The Intelligent Web: Search, smart algorithms, and big data
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As we use the Web for social networking, shopping, and news, we leave a personal trail. These days, linger over a Web page selling lamps, and they will turn up at the advertising margins as you move around the Internet, reminding you, tempting you to make that purchase. Search engines such as Google can now look deep into the data on the Web to pull out instances of the words you are looking for. And there are pages that collect and assess information to give you a snapshot of changing political opinion. These are just basic examples of the growth of "Web intelligence", as increasingly sophisticated algorithms operate on the vast and growing amount of data on the Web, sifting, selecting, comparing, aggregating, correcting; following simple but powerful rules to decide what matters. While original optimism for Artificial Intelligence declined, this new kind of machine intelligence is emerging as the Web grows ever larger and more interconnected.
Gautam Shroff takes us on a journey through the computer science of search, natural language, text mining, machine learning, swarm computing, and semantic reasoning, from Watson to self-driving cars. This machine intelligence may even mimic at a basic level what happens in the brain.
handy. To see how, let us first look at what the Google and other search engines did to change the mutual information equation between consumers and advertisers, thereby changing the fundamentals of online advertising and, for that matter, the entire media industry. An ideal scenario from the point of view of an advertiser would be to have to pay only when a consumer actually buys their product. In such a model the mutual information between advertising and outcome would be very high indeed.
have reductionist roots, or not. We shall neither speculate much on these matters nor attempt to describe the diverse philosophical debates and arguments on this subject. For those interested in a comprehensive history of the confluence of philosophy, psychology, neurology, and artificial intelligence often referred to as ‘cognitive science’, Margaret xix THE INTELLIGENT WEB Boden’s recent volume Mind as Machine: A History of Cognitive Science5 is an excellent reference. Equally important are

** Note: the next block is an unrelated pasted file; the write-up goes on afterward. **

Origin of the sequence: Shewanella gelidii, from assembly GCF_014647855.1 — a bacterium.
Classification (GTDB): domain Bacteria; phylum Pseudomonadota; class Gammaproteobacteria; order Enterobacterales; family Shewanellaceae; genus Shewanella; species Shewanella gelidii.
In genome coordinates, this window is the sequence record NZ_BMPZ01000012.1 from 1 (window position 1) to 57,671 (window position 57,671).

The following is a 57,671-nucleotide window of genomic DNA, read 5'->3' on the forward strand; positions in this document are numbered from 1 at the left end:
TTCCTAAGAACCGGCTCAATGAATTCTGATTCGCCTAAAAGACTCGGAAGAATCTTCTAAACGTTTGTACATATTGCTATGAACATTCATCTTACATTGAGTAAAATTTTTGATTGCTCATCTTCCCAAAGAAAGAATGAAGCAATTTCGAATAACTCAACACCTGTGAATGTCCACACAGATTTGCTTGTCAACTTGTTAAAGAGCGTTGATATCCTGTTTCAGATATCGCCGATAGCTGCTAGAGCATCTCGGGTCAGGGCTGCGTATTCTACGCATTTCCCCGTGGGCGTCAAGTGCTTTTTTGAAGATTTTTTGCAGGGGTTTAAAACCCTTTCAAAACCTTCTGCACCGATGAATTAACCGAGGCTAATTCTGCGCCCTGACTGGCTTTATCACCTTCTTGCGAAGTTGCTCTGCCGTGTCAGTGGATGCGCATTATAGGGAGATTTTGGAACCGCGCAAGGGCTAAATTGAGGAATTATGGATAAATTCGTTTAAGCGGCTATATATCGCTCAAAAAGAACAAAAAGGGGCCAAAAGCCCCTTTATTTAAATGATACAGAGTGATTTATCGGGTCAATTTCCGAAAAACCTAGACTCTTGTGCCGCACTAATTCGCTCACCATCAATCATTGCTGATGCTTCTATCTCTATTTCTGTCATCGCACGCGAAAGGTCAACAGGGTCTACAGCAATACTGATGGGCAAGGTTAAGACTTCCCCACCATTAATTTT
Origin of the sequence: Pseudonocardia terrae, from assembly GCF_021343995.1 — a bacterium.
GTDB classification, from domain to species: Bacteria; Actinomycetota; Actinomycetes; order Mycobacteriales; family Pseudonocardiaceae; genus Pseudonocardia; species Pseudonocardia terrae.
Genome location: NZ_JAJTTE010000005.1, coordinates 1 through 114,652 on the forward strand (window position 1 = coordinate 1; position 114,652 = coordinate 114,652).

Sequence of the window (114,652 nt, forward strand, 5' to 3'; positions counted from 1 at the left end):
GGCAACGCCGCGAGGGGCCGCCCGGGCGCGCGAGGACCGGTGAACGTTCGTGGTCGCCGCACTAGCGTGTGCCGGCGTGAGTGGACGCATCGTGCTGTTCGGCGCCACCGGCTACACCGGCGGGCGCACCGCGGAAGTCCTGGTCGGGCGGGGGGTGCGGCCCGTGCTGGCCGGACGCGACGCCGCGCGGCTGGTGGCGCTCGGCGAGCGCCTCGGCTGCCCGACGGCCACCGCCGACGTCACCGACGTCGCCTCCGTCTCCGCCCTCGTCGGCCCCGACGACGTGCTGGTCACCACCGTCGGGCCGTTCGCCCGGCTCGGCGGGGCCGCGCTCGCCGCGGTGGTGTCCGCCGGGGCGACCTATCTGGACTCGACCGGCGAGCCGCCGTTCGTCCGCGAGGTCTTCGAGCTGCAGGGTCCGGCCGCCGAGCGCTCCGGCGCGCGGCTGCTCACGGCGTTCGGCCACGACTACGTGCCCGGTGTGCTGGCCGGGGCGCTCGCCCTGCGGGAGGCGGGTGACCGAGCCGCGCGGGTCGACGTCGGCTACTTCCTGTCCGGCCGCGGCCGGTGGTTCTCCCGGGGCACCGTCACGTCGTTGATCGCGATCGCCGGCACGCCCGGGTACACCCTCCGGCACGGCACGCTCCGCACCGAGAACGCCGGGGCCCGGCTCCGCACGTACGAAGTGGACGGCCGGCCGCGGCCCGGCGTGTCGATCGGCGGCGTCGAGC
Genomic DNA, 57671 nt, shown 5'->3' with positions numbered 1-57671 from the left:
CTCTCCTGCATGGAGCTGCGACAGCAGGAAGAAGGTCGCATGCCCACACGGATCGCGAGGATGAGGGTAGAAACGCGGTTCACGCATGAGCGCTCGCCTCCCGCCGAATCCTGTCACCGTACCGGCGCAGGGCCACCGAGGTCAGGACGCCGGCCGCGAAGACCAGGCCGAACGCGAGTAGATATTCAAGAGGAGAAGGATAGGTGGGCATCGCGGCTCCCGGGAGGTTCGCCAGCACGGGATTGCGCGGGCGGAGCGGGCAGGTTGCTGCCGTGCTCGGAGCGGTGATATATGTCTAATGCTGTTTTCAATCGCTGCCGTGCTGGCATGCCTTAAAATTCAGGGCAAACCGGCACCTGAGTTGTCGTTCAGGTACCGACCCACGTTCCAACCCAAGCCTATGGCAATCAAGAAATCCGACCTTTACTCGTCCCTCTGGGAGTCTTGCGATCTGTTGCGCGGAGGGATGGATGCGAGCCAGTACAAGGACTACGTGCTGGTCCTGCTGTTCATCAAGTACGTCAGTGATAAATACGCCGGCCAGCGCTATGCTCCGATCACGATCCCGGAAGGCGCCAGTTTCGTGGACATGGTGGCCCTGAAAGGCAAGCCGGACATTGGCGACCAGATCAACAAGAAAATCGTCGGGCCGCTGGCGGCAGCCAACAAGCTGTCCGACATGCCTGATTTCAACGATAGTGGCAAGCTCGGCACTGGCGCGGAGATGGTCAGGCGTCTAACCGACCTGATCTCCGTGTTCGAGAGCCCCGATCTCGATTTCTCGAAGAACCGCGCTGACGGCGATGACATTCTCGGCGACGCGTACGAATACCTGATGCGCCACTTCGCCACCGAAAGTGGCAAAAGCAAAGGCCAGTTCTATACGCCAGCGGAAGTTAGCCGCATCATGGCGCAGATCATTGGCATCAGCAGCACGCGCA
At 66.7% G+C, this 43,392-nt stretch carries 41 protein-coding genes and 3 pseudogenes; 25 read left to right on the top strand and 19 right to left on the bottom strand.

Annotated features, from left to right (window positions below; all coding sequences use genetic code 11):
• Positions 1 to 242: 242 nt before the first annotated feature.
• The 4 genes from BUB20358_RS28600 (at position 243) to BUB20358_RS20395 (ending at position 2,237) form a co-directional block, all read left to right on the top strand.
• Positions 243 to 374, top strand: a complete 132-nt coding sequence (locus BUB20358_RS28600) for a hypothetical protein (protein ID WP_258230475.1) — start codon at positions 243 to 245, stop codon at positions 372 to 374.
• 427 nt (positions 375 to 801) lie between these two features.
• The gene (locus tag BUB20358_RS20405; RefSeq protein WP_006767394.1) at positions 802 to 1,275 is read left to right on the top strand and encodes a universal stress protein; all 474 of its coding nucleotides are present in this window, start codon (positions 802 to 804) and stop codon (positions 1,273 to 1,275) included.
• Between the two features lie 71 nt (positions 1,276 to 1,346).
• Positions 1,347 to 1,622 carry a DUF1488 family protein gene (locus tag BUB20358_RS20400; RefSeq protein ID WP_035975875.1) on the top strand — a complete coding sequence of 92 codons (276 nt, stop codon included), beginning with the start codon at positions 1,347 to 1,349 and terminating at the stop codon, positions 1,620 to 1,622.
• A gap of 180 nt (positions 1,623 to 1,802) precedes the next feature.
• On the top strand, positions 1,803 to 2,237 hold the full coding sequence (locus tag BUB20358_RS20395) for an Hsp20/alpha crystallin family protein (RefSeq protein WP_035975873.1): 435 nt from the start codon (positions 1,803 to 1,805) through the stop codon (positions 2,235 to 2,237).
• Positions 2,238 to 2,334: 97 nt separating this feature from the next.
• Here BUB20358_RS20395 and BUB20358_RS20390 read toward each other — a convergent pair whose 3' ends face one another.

concern ourselves with exploring how today’s web-intelligence applications are able to mimic some aspects of intelligent behaviour. Additionally however, we shall also compare and contrast these immense engineering feats to the wondrous complexities that the human brain is able to grasp with such surprising ease, enabling each of us to so effortlessly ‘connect the dots’ and make sense of the world every single day. xxiii This page intentionally left blank 1 LOOK I n ‘A Scandal in
different, ‘nonmonotonic’, logics. The term ‘non-monotonic’ merely means that the number of facts known to be true can sometimes decrease over time, instead of monotonically increasing (or remaining the same) as in normal logic. Dealing with beliefs also leads us to mechanisms for dealing with uncertainties, such as those which Watson might need to handle as it tries to figure out the right answer to a Jeopardy! question. Beliefs and uncertainties are essential aspects of human reasoning. Perhaps
positive versus negative comments on Twitter. Given the evidence at hand, which could be features of an animal or words in a tweet, such a classifier would find the most probable explanation for such evidence amongst the available alternatives. The naive Bayes classifier computes the required likelihood probabilities during its training phase and uses them during classification to determine the most probable class, or explanation, given the evidence, which in this case is an object characterized